The art poster movement began in Paris in the late 1800s and spread like wildfire around the world. One of the leading French artists of the day was Alphonse Mucha, whose posters for performances by Sarah Bernhardt and the artist’s gallery Salon des Cent defined the Art Nouveau visual style. One of Mucha’s gallery-mates was Henri Toulouse-Lautrec, whose posters for the Moulin Rouge are icons of era.
Around the same time, in the United States, Maxfield Parrish was designing a poster for a poster exhibition at the Pennsylvania Academy of the Fine Arts. Like Parrish, Norman Rockwell produced paintings as well as commercial illustrations. The most famous of these were his covers for the Saturday Evening Post, some of which were reproduced as posters in the 1930s and 1940s.
Other artists from the first half of the 20th century to produce posters include Gustav Klimt, Marc Chagall, Alexander Calder, Rene Magritte, and Pablo Picasso.
In the 1960s, artists such as Rick Griffin, Alton Kelley, Stanley Mouse, Victor Moscoso, and Wes Wilson created psychedelic concert posters for San Francisco’s Avalon Ballroom and Fillmore Auditorium. Today, collectors treat these posters like works of art, with prices to match.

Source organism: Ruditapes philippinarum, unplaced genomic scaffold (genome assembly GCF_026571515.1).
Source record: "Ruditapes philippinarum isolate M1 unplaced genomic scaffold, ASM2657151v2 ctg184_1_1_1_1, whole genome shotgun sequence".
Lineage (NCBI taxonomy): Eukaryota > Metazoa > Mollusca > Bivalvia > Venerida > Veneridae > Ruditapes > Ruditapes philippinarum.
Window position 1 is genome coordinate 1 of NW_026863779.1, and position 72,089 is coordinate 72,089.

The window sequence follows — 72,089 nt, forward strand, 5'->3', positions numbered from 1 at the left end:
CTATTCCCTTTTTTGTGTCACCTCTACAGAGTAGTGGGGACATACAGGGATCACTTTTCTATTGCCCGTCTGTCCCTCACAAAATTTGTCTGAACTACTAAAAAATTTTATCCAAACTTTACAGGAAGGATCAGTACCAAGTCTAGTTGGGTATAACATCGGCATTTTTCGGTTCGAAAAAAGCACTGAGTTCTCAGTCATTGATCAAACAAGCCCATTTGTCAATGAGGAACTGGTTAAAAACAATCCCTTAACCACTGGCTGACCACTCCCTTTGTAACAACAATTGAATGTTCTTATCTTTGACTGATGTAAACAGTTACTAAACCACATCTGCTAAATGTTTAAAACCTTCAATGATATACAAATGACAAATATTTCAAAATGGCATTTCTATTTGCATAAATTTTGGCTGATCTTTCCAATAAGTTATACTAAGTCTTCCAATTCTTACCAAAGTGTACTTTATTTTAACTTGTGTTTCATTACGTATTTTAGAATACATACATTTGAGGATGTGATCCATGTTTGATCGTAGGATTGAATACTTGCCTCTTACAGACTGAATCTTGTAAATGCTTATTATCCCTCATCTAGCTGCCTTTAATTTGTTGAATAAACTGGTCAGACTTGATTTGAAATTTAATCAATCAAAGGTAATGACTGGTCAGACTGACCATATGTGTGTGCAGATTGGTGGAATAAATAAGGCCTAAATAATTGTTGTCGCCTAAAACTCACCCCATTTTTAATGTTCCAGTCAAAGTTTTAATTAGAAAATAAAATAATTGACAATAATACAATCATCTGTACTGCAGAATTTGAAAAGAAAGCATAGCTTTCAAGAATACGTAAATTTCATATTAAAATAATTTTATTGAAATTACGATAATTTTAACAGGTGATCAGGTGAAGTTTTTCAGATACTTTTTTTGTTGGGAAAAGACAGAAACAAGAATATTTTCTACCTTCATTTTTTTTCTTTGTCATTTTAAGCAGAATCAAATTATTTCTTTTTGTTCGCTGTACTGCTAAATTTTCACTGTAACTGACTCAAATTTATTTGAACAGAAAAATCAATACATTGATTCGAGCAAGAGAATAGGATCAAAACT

Also in that decade, and throughout the 1970s, art galleries and museums printed posters for exhibitions by everyone from New Yorker illustrator Saul Steinberg to pop artist Andy Warhol. In particular, the posters printed by Galerie Maeght in Paris are some of the loveliest on the market.
In recent years, high-quality gallery and museum posters by contemporary artists such as Keith Haring, Jean-Michel Basquiat, Annie Leibovitz, Bruce Nauman, Wayne Thiebaud, and Jeff Koons have attracted the eyes of collectors whose budgets preclude them from owning an original.
Also vibrant is the contemporary music-poster market, where artists such as Coop, Emek, Gary Houston, Harry Rossit, Christopher Peterson, and Michael Everett have seen prices for their work rise dramatically as numbered editions quickly sell out. One artist in particular, Jim Pollock, has made a name for himself creating posters for the band Phish. In many instances, Pollock posters for Phish concerts have been known to appear on eBay, at double or even triple their retail price, within 24 hours of selling out at the concert they were made to advertise.